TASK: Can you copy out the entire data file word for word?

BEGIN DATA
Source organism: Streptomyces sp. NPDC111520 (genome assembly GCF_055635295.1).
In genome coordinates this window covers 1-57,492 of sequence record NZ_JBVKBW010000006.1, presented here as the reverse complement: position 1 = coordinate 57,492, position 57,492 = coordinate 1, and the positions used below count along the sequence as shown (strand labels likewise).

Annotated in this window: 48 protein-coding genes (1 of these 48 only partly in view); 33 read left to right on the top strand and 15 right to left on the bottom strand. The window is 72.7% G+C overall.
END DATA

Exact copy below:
Source organism: Streptomyces sp. NPDC111520 (genome assembly GCF_055635295.1).
In genome coordinates this window covers 1-57,492 of sequence record NZ_JBVKBW010000006.1, presented here as the reverse complement: position 1 = coordinate 57,492, position 57,492 = coordinate 1, and the positions used below count along the sequence as shown (strand labels likewise).

Annotated in this window: 48 protein-coding genes (1 of these 48 only partly in view); 33 read left to right on the top strand and 15 right to left on the bottom strand. The window is 72.7% G+C overall.